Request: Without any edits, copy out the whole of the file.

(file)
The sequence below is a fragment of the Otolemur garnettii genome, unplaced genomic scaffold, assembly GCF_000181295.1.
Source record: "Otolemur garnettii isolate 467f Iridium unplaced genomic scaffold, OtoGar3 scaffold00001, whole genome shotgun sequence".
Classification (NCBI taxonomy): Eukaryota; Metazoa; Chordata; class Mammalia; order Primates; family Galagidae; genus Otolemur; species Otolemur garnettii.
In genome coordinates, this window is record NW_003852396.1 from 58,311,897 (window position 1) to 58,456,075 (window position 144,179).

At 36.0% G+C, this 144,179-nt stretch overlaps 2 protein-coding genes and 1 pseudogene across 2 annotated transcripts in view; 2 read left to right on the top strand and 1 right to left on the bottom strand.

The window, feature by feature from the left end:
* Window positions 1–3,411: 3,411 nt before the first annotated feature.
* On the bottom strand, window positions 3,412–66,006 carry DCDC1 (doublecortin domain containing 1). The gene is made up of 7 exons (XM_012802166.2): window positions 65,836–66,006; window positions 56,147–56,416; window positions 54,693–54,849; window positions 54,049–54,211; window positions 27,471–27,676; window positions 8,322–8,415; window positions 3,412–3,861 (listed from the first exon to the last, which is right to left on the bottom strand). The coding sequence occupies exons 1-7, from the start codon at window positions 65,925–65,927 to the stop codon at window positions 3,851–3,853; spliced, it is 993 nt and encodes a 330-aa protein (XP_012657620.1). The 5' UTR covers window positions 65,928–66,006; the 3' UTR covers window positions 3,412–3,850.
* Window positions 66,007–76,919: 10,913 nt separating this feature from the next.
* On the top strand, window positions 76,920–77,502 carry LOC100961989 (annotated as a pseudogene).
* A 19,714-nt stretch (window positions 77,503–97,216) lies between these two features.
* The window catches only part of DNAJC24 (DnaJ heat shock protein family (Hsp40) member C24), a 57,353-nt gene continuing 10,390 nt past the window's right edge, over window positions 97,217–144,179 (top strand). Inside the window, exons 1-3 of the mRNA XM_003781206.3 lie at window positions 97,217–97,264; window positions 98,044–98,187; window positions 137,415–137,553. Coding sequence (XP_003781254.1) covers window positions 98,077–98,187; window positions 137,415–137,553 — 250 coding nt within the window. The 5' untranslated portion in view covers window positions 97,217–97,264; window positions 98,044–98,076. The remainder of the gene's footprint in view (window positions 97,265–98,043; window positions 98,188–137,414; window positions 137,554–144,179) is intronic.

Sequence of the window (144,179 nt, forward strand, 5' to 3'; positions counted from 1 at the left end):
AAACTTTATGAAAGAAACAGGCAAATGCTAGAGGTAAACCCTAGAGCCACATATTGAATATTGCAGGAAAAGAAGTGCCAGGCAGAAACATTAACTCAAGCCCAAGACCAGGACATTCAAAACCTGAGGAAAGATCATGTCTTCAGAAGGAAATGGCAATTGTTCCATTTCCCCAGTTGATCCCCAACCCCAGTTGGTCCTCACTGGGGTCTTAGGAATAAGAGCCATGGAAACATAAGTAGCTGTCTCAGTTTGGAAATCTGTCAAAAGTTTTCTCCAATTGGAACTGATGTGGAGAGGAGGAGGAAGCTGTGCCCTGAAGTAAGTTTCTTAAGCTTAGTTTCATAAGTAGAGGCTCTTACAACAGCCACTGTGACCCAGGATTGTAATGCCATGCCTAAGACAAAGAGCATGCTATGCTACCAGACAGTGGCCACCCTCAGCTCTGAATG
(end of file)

The sequence below is a fragment of the Otolemur garnettii genome, unplaced genomic scaffold, assembly GCF_000181295.1.
Source record: "Otolemur garnettii isolate 467f Iridium unplaced genomic scaffold, OtoGar3 scaffold00001, whole genome shotgun sequence".
Classification (NCBI taxonomy): Eukaryota; Metazoa; Chordata; class Mammalia; order Primates; family Galagidae; genus Otolemur; species Otolemur garnettii.
In genome coordinates, this window is record NW_003852396.1 from 58,311,897 (window position 1) to 58,456,075 (window position 144,179).

At 36.0% G+C, this 144,179-nt stretch overlaps 2 protein-coding genes and 1 pseudogene across 2 annotated transcripts in view; 2 read left to right on the top strand and 1 right to left on the bottom strand.

The window, feature by feature from the left end:
* Window positions 1–3,411: 3,411 nt before the first annotated feature.
* On the bottom strand, window positions 3,412–66,006 carry DCDC1 (doublecortin domain containing 1). The gene is made up of 7 exons (XM_012802166.2): window positions 65,836–66,006; window positions 56,147–56,416; window positions 54,693–54,849; window positions 54,049–54,211; window positions 27,471–27,676; window positions 8,322–8,415; window positions 3,412–3,861 (listed from the first exon to the last, which is right to left on the bottom strand). The coding sequence occupies exons 1-7, from the start codon at window positions 65,925–65,927 to the stop codon at window positions 3,851–3,853; spliced, it is 993 nt and encodes a 330-aa protein (XP_012657620.1). The 5' UTR covers window positions 65,928–66,006; the 3' UTR covers window positions 3,412–3,850.
* Window positions 66,007–76,919: 10,913 nt separating this feature from the next.
* On the top strand, window positions 76,920–77,502 carry LOC100961989 (annotated as a pseudogene).
* A 19,714-nt stretch (window positions 77,503–97,216) lies between these two features.
* The window catches only part of DNAJC24 (DnaJ heat shock protein family (Hsp40) member C24), a 57,353-nt gene continuing 10,390 nt past the window's right edge, over window positions 97,217–144,179 (top strand). Inside the window, exons 1-3 of the mRNA XM_003781206.3 lie at window positions 97,217–97,264; window positions 98,044–98,187; window positions 137,415–137,553. Coding sequence (XP_003781254.1) covers window positions 98,077–98,187; window positions 137,415–137,553 — 250 coding nt within the window. The 5' untranslated portion in view covers window positions 97,217–97,264; window positions 98,044–98,076. The remainder of the gene's footprint in view (window positions 97,265–98,043; window positions 98,188–137,414; window positions 137,554–144,179) is intronic.

Sequence of the window (144,179 nt, forward strand, 5' to 3'; positions counted from 1 at the left end):
AAACTTTATGAAAGAAACAGGCAAATGCTAGAGGTAAACCCTAGAGCCACATATTGAATATTGCAGGAAAAGAAGTGCCAGGCAGAAACATTAACTCAAGCCCAAGACCAGGACATTCAAAACCTGAGGAAAGATCATGTCTTCAGAAGGAAATGGCAATTGTTCCATTTCCCCAGTTGATCCCCAACCCCAGTTGGTCCTCACTGGGGTCTTAGGAATAAGAGCCATGGAAACATAAGTAGCTGTCTCAGTTTGGAAATCTGTCAAAAGTTTTCTCCAATTGGAACTGATGTGGAGAGGAGGAGGAAGCTGTGCCCTGAAGTAAGTTTCTTAAGCTTAGTTTCATAAGTAGAGGCTCTTACAACAGCCACTGTGACCCAGGATTGTAATGCCATGCCTAAGACAAAGAGCATGCTATGCTACCAGACAGTGGCCACCCTCAGCTCTGAATG